The impertinence of spoiling the sublime PDF Print E-mail
Friday, 05 August 2016 14:34



Because of our weakened human condition, we have to be most wary of our tendency to spoil the sublime, to trivialize an indispensable thing, to take our eternal destiny lightly.

In one gospel episode, for example, Christ was already talking to his disciples about his impending death and resurrection, the culmination of his redemptive mission here on earth. And yet the disciples were more interested in finding out who among them was the greatest! (cfr Mk 9,30-37)

What impertinence, to say the least! And yet this impertinence can go on and on even until now when we are supposed to know better, what with all the education, formation and information we are receiving in this digital age of ours.

It’s not that we should be glum serious in this life of ours. Far from it! Christ wants us to be happy and cheerful, healthily engaged in the world in all our temporal affairs. But everything should be led toward that culminating sacrifice each one of us should make, following the example of Christ, our way, truth and life itself.

It’s the redemptive sacrifice that involves real pain, suffering and death, but it also guarantees our salvation, our reconciliation with God. It also makes sure that our love for one another is authentic, not fake. It is also the sacrifice that can sanctify all our earthly endeavors, irrespective of how they fare in earthly terms, making them acquire an eternal value, not just a passing one.

We need to be reminded about the real character and purpose of our life here on earth. We need to learn how to handle our weaknesses, our temptations and the distractions around. We have to avoid getting lost or pursuing a different goal in our earthly sojourn.

Most importantly, we need to learn how to relate everything to God.

Even in our most mundane and temporal affairs, where we enjoy a certain autonomy, we have to see the inherent link these affairs have with God.

Besides, we have to learn how to offer everything as a sacrifice, because that is what our life, and everything in it, is supposed to be. Everything has to be done and lived in the context of God’s love for us who asks for our correspondence by way of offering our whole life to him.

Let’s always remember that love is repaid with love. God has loved us first. We have to love him in return. He has given us everything, especially his mercy. We have to give ourselves completely to him—as much as possible. After all, everything comes from him and belongs to him.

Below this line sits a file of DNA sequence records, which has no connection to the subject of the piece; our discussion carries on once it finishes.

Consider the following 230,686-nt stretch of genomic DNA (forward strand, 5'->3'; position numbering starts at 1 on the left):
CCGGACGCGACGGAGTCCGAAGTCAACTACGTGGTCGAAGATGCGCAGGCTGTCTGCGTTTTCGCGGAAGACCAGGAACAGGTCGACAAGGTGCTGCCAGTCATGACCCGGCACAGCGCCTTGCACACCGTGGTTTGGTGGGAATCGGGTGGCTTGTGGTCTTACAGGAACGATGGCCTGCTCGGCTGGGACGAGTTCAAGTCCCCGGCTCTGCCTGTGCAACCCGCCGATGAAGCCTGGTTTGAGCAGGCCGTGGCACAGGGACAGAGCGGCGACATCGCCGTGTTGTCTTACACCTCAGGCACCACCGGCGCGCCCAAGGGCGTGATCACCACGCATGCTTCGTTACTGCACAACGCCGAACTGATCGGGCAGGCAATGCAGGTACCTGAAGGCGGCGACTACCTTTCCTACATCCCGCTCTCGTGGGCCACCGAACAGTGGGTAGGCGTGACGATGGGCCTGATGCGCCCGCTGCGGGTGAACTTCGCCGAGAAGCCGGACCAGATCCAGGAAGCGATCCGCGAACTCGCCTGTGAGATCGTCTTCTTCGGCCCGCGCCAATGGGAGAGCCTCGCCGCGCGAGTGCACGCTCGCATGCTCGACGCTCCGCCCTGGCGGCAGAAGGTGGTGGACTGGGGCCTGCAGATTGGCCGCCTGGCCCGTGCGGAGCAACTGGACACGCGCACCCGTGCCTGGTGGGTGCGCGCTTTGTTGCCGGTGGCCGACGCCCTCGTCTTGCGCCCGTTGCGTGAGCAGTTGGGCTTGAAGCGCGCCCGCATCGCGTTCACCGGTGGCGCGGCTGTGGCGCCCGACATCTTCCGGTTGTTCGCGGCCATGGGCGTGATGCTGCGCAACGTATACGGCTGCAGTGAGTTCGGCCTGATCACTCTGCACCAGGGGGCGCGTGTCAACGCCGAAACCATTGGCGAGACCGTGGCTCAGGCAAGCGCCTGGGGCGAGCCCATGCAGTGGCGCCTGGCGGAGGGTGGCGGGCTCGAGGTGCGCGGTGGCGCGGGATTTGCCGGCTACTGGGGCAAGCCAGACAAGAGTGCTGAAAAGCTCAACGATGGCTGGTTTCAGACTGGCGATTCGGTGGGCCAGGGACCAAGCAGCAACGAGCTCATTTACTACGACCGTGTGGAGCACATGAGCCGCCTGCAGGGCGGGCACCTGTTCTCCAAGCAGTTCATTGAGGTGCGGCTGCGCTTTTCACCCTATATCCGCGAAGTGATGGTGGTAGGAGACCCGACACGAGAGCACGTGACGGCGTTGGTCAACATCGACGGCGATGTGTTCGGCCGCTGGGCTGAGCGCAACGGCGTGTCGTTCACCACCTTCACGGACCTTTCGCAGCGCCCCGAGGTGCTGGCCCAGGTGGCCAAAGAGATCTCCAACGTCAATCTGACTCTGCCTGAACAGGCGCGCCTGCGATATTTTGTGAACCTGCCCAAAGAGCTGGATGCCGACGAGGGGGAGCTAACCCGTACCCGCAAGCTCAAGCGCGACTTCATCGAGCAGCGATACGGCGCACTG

Besides, our life offering cannot but involve suffering, since it is an offering that is done also in the context of our sinfulness that needs to be overcome and its effects and consequences to be borne patiently.

But we should not worry too much about all this suffering, since Christ, more than us, has already borne it for us and continues to bear it with us. Ours is simply to cooperate with him as much as we can. And so we can manage to suffer in silence, even in joy, just as Christ himself suffered in silence and joy in view of the resurrection.

For all this to happen, we need to see things with faith, more than just with our reason and much less with our senses alone. Faith gives us the global picture of our life, linking the here and now with our eternal destiny, the material with the spiritual, the natural with the supernatural.

Faith has to inspire all our temporal affairs so we can relate them to God who is our ultimate goal. Without faith, all our temporal affairs—our work, business, politics, our sciences and arts, etc.—would just be going around in circles, and often would simply be chasing after the wind.

For faith to develop and prosper in us, we need to have the mind and the attitude of a servant. That’s why in the gospel referred to above, Christ said: “If anyone wishes to be first, he shall be the last of all and the servant of all.” This indication, to be sure, is not to downgrade us, but rather to upgrade us from our wounded selves.

Reiterating the same point, Christ also told his disciples to be childlike in terms of simplicity, total trust in God, docility, etc.

That’s why he said: “Whoever receives one child such as this in my name, receives me. And whoever receives me, receives not me but the

One who sent me.”